‘This is a huge job’
by Ron Harris
May 20, 2014 | 2553 views | 0 0 comments | 40 40 recommendations | email to a friend | print
Stephanie Holcomb, at right, and Salvation Army employee Wonda Carpenter straighten up the aisles of clothing for sell at the Salvation Army Thrift Store that’s open for business from 9 a.m. until 5 p.m. Monday through Saturday, PamCamerlengo is manager of the thrift store. Holcomb is the new executive program director for the local Salvation Army. – Photo by: Ron Harris.
Stephanie Holcomb, at right, and Salvation Army employee Wonda Carpenter straighten up the aisles of clothing for sell at the Salvation Army Thrift Store that’s open for business from 9 a.m. until 5 p.m. Monday through Saturday, PamCamerlengo is manager of the thrift store. Holcomb is the new executive program director for the local Salvation Army. – Photo by: Ron Harris.
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Despite being on the job for just a little over three weeks, Stephanie Holcomb is fitting in nicely as the new executive program director for the Salvation Army’s Walker County Service Center.

Holcomb replaces Lona Courington, who left to take a job at Bevill State Community College.

“This is a huge job, but I’m so looking forward to it and what it is,” Holcomb said last Friday. “I have to be challenged in anything I do or I’m just not happy. I think I will get that challenge here, and I have for the past three weeks.”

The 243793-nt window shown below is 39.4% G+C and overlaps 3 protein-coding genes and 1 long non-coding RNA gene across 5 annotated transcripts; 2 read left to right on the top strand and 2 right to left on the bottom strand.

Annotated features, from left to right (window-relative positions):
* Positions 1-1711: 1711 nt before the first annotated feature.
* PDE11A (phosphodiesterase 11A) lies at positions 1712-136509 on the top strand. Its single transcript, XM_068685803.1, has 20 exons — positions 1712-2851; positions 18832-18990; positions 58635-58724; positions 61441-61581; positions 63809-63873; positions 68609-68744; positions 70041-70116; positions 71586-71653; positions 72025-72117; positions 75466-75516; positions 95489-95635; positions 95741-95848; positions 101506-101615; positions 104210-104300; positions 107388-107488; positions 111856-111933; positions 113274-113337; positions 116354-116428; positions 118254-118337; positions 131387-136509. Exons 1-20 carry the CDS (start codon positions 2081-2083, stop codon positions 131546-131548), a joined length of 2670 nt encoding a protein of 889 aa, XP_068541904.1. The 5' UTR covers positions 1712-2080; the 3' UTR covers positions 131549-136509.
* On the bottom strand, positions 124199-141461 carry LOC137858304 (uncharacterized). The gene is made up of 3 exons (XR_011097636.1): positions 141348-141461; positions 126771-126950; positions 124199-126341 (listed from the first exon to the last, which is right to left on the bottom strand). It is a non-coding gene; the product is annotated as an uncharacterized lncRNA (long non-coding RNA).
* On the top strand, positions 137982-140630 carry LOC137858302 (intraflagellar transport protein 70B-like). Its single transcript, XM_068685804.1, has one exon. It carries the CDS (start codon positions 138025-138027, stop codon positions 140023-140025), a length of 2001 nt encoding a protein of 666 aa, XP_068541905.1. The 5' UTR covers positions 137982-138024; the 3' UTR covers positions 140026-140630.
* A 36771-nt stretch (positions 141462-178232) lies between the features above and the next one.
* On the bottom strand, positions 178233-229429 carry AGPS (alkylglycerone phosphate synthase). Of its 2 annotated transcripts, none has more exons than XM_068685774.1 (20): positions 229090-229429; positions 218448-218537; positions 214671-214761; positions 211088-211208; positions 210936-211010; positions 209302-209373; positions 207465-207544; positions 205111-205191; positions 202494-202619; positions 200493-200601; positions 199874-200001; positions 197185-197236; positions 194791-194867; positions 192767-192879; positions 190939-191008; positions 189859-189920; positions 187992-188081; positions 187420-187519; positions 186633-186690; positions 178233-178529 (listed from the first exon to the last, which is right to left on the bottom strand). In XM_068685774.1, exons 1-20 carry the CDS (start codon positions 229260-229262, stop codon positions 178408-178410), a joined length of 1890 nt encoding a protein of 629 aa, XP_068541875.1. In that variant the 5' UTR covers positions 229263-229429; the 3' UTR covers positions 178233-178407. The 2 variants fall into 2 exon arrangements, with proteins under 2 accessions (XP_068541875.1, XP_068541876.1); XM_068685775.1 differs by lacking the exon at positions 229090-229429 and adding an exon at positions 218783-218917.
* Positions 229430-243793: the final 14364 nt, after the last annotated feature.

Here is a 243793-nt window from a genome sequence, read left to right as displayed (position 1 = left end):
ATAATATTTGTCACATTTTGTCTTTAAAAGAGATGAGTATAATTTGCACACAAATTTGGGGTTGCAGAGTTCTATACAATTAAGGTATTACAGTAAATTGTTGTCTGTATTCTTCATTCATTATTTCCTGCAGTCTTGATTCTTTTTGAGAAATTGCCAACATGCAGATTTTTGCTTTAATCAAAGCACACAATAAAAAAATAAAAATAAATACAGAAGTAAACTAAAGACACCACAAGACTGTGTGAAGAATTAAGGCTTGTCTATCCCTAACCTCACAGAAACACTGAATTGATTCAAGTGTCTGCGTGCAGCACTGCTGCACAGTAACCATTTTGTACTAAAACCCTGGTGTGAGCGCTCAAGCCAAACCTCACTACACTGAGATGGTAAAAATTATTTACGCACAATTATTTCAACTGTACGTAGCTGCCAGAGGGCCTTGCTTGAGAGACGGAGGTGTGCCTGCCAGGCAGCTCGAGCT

Holcomb has served the community in previous jobs, including as the program director for the Pregnancy Test and Resource Center.

Holcomb owned North Alabama Senior Services, which is a sitter service for elderly clients, prior to assuming her position with the Salvation Army. She has also done public relations work for home health and hospice programs.

“That’s where I found that niche of what we needed here in the county,” she said.

As executive program director, Holcomb is tasked with overseeing all the programs associated with the Salvation Army, including the Thrift Store, food bank and clothes closet that serves clients who depend on the services each month. “I oversee all the business here,” she said.

Debbie Willcutt serves as director of social services, which includes the food bank and clothes closet. Pam Camerlengo is director of the thrift store.

“They each have people under them that they oversee,” Holcomb said, “and basically I’m responsible for all of it.”

Holcomb is also responsible for any public relations and fundraising necessary to keep the services available to those in need.

“I have to keep our name out there and in a good light,” she said.

The food bank, which is one of the principle needs in the county, and clothes closet are open from 8:30 until 11:20 a.m. each Thursday.

“In that three hours, we normally see about 75 clients,” Holcomb said, “with about 85 percent of that for the food bank.”

Holcomb said the biggest problem facing the food bank is people who take advantage of the system and deny those who are in dire need of the help.

“We’re trying to change that,” she said. “We are emergency-based, and we want to help people who truly need help. Our senior citizens, we really want to help them and others who really need our help.”

The Walker County Service Center not only represents people in Walker County but also serves clients in Marion and Winston counties, Holcomb said.

“I’ve been to other Salvation Army offices, and our food bank is so much better. We’ve got a really giving community that wants to help those in need. We take that seriously. We want to be good stewards of what the community is giving us. We want to help the people who need it most.”